My soul cries out with love
of all that walk and swim and fly
From the mountains and the sky
Out of the depths of the sea
Love cries and cries in me.


All day it has rained
and we on the edge of the moors
have sprawled in our bell tents
moody and dull as boors,
Groundsheets and blankets
spread on the muddy ground.
And from the first grey wakening
we have found no refuge
from the skirmishing fine rain
and the wind that makes the canvass heave and flap
and the taut wet guy ropes ravel out and snap.
All day the rain has glided, wave and mist and dream
drenching the gorse and heather, a gossamer stream
too light to stir the acorns that suddenly
snatched from their cups by the wild south westerly,
pattered against the tent
and our upturned dreaming faces.
And we stretched out, unbuttoning our braces,
smoking a Woodbine, darning dirty socks,
reading the Sunday papers. I saw a fox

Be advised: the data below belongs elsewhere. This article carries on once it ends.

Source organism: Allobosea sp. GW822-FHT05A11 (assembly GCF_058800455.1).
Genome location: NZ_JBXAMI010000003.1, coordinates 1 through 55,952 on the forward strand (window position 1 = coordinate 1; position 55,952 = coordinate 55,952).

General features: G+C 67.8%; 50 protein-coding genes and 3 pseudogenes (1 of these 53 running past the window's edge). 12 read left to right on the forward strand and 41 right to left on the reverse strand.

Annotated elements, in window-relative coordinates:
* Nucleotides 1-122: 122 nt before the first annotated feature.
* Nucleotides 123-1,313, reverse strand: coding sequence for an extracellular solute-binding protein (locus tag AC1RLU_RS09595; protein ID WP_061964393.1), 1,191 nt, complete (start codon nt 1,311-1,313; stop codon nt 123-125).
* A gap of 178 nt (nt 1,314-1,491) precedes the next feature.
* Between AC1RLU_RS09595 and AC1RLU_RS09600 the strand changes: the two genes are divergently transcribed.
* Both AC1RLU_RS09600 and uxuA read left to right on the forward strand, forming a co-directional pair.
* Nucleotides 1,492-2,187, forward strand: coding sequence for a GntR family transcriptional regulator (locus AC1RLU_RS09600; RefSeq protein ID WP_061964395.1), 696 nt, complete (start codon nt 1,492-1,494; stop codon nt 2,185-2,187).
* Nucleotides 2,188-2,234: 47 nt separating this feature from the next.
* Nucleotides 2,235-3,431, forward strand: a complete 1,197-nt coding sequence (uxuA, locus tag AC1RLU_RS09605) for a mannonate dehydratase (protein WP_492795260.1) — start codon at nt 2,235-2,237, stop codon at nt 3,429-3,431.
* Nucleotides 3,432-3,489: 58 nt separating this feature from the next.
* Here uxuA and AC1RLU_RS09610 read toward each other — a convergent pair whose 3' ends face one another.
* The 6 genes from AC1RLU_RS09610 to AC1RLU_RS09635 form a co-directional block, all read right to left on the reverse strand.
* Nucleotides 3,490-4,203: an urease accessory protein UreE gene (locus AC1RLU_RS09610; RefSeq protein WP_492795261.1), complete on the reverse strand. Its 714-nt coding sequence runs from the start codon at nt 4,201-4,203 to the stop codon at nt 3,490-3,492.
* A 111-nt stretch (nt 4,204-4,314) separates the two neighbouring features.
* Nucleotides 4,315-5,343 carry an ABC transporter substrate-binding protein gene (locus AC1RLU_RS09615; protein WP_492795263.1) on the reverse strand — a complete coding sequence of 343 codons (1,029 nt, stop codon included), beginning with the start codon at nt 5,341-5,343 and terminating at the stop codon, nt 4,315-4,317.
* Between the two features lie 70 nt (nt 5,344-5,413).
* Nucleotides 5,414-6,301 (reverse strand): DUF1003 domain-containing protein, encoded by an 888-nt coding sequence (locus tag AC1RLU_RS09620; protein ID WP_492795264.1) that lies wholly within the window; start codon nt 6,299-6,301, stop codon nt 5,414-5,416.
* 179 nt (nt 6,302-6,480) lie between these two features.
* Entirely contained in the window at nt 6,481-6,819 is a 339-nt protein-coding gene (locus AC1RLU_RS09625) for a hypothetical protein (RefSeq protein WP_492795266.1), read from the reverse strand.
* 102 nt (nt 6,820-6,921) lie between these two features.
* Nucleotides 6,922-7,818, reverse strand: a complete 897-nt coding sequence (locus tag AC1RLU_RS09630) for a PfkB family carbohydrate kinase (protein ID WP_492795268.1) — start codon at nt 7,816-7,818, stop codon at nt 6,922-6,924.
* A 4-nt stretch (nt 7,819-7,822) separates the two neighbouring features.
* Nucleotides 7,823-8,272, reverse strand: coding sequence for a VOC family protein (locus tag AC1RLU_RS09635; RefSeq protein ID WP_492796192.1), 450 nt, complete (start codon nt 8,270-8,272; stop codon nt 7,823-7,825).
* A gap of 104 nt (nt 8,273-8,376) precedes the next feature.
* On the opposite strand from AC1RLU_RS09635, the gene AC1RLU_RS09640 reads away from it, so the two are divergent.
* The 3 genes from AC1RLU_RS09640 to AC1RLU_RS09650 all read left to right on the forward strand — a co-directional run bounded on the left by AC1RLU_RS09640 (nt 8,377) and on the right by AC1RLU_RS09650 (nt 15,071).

and mentioned it in a note I scribbled home.
And we talked of girls and dropping bombs on Rome
And thought of the quiet dead
and the loud celebrities exhorting us to slaughter
and the herded refugees
Yet thought softly, morosely of them
and as indifferently as of ourselves
or those whom we for years have loved
and will again tomorrow maybe love.
But now it is the rain possesses us entirely
The twilight and the rain.

Oh journeyman, Oh journeyman
before this endless belt began
its cruel revolutions, you and she
naked in Eden, shook the apple tree.

Oh soldier lad, oh soldier lad,
before the soul of things turned bad
she offered you so modestly
a shining apple from the tree.

Oh lonely wife, oh lonely wife,
before your lover left this life
he took you in his gentle arms.
How trivial then were life's alarms.

And though death taps down every street
familiar as the postman on his beat
Remember this, remember this,
that life has trembled in a kiss
from genesis to genesis
and what's transfigured will live on
long after death has come and gone.